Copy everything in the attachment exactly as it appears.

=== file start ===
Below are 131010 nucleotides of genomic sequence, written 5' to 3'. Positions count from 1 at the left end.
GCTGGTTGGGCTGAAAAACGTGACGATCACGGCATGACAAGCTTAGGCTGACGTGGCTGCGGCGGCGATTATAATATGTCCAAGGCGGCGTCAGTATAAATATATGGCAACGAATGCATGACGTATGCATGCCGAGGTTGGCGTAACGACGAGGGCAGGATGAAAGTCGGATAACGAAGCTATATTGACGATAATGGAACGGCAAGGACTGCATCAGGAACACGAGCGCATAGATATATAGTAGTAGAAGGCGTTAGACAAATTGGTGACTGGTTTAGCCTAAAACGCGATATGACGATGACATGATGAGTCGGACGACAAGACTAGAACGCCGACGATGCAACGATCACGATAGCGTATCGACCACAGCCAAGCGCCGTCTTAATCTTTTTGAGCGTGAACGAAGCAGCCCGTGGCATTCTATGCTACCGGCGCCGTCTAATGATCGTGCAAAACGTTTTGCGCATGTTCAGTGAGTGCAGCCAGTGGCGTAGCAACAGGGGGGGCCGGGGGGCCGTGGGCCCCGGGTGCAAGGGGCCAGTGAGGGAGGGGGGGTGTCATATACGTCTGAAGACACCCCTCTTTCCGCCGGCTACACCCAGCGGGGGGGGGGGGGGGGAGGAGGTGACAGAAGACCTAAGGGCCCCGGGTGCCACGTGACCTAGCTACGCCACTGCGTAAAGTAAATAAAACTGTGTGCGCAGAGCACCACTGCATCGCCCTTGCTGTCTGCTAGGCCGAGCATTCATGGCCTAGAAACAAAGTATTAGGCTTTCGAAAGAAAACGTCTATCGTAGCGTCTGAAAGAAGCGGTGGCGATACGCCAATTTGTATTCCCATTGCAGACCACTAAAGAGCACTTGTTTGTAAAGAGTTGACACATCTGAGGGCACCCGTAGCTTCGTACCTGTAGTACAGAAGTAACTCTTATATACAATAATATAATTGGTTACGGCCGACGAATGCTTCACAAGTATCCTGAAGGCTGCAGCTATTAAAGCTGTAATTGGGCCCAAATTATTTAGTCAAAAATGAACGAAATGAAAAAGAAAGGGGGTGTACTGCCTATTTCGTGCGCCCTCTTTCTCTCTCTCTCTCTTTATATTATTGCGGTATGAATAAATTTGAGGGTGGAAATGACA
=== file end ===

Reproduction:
Below are 131010 nucleotides of genomic sequence, written 5' to 3'. Positions count from 1 at the left end.
GCTGGTTGGGCTGAAAAACGTGACGATCACGGCATGACAAGCTTAGGCTGACGTGGCTGCGGCGGCGATTATAATATGTCCAAGGCGGCGTCAGTATAAATATATGGCAACGAATGCATGACGTATGCATGCCGAGGTTGGCGTAACGACGAGGGCAGGATGAAAGTCGGATAACGAAGCTATATTGACGATAATGGAACGGCAAGGACTGCATCAGGAACACGAGCGCATAGATATATAGTAGTAGAAGGCGTTAGACAAATTGGTGACTGGTTTAGCCTAAAACGCGATATGACGATGACATGATGAGTCGGACGACAAGACTAGAACGCCGACGATGCAACGATCACGATAGCGTATCGACCACAGCCAAGCGCCGTCTTAATCTTTTTGAGCGTGAACGAAGCAGCCCGTGGCATTCTATGCTACCGGCGCCGTCTAATGATCGTGCAAAACGTTTTGCGCATGTTCAGTGAGTGCAGCCAGTGGCGTAGCAACAGGGGGGGCCGGGGGGCCGTGGGCCCCGGGTGCAAGGGGCCAGTGAGGGAGGGGGGGTGTCATATACGTCTGAAGACACCCCTCTTTCCGCCGGCTACACCCAGCGGGGGGGGGGGGGGGGAGGAGGTGACAGAAGACCTAAGGGCCCCGGGTGCCACGTGACCTAGCTACGCCACTGCGTAAAGTAAATAAAACTGTGTGCGCAGAGCACCACTGCATCGCCCTTGCTGTCTGCTAGGCCGAGCATTCATGGCCTAGAAACAAAGTATTAGGCTTTCGAAAGAAAACGTCTATCGTAGCGTCTGAAAGAAGCGGTGGCGATACGCCAATTTGTATTCCCATTGCAGACCACTAAAGAGCACTTGTTTGTAAAGAGTTGACACATCTGAGGGCACCCGTAGCTTCGTACCTGTAGTACAGAAGTAACTCTTATATACAATAATATAATTGGTTACGGCCGACGAATGCTTCACAAGTATCCTGAAGGCTGCAGCTATTAAAGCTGTAATTGGGCCCAAATTATTTAGTCAAAAATGAACGAAATGAAAAAGAAAGGGGGTGTACTGCCTATTTCGTGCGCCCTCTTTCTCTCTCTCTCTCTTTATATTATTGCGGTATGAATAAATTTGAGGGTGGAAATGACA